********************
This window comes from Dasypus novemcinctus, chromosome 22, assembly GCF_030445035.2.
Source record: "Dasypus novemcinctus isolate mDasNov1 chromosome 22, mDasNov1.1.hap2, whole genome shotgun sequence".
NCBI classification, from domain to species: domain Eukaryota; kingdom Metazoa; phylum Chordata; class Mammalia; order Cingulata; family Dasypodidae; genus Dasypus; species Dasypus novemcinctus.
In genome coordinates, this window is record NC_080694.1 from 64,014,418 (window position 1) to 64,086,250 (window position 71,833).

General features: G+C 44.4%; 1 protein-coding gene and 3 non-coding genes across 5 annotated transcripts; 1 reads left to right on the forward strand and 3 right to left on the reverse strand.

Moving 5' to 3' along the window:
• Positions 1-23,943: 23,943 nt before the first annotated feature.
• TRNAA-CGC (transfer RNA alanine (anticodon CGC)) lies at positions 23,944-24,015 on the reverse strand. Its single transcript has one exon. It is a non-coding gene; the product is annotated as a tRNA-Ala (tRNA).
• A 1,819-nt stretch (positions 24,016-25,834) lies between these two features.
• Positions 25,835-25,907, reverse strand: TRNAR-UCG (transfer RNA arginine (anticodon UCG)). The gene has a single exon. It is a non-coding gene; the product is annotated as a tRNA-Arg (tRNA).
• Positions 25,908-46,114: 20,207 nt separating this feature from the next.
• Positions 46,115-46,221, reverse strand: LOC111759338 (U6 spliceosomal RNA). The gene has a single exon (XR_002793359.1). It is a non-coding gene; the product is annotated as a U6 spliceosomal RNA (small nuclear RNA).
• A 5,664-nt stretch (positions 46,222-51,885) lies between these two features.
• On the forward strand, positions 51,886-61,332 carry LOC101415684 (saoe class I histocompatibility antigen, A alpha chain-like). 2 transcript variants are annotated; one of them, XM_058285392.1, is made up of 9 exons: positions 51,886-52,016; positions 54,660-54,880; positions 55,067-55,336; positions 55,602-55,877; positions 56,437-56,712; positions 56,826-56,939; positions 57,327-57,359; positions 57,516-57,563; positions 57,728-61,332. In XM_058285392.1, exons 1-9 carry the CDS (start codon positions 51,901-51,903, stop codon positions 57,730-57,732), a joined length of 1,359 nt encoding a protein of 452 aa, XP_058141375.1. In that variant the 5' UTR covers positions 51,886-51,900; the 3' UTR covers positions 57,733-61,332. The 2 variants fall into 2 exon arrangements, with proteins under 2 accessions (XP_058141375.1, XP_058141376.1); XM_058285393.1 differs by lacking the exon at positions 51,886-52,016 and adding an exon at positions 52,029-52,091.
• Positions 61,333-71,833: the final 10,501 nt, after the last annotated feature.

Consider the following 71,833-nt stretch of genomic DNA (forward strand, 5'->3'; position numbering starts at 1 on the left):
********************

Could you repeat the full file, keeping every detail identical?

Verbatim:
This window comes from Dasypus novemcinctus, chromosome 22, assembly GCF_030445035.2.
Source record: "Dasypus novemcinctus isolate mDasNov1 chromosome 22, mDasNov1.1.hap2, whole genome shotgun sequence".
NCBI classification, from domain to species: domain Eukaryota; kingdom Metazoa; phylum Chordata; class Mammalia; order Cingulata; family Dasypodidae; genus Dasypus; species Dasypus novemcinctus.
In genome coordinates, this window is record NC_080694.1 from 64,014,418 (window position 1) to 64,086,250 (window position 71,833).

General features: G+C 44.4%; 1 protein-coding gene and 3 non-coding genes across 5 annotated transcripts; 1 reads left to right on the forward strand and 3 right to left on the reverse strand.

Moving 5' to 3' along the window:
• Positions 1-23,943: 23,943 nt before the first annotated feature.
• TRNAA-CGC (transfer RNA alanine (anticodon CGC)) lies at positions 23,944-24,015 on the reverse strand. Its single transcript has one exon. It is a non-coding gene; the product is annotated as a tRNA-Ala (tRNA).
• A 1,819-nt stretch (positions 24,016-25,834) lies between these two features.
• Positions 25,835-25,907, reverse strand: TRNAR-UCG (transfer RNA arginine (anticodon UCG)). The gene has a single exon. It is a non-coding gene; the product is annotated as a tRNA-Arg (tRNA).
• Positions 25,908-46,114: 20,207 nt separating this feature from the next.
• Positions 46,115-46,221, reverse strand: LOC111759338 (U6 spliceosomal RNA). The gene has a single exon (XR_002793359.1). It is a non-coding gene; the product is annotated as a U6 spliceosomal RNA (small nuclear RNA).
• A 5,664-nt stretch (positions 46,222-51,885) lies between these two features.
• On the forward strand, positions 51,886-61,332 carry LOC101415684 (saoe class I histocompatibility antigen, A alpha chain-like). 2 transcript variants are annotated; one of them, XM_058285392.1, is made up of 9 exons: positions 51,886-52,016; positions 54,660-54,880; positions 55,067-55,336; positions 55,602-55,877; positions 56,437-56,712; positions 56,826-56,939; positions 57,327-57,359; positions 57,516-57,563; positions 57,728-61,332. In XM_058285392.1, exons 1-9 carry the CDS (start codon positions 51,901-51,903, stop codon positions 57,730-57,732), a joined length of 1,359 nt encoding a protein of 452 aa, XP_058141375.1. In that variant the 5' UTR covers positions 51,886-51,900; the 3' UTR covers positions 57,733-61,332. The 2 variants fall into 2 exon arrangements, with proteins under 2 accessions (XP_058141375.1, XP_058141376.1); XM_058285393.1 differs by lacking the exon at positions 51,886-52,016 and adding an exon at positions 52,029-52,091.
• Positions 61,333-71,833: the final 10,501 nt, after the last annotated feature.

Consider the following 71,833-nt stretch of genomic DNA (forward strand, 5'->3'; position numbering starts at 1 on the left):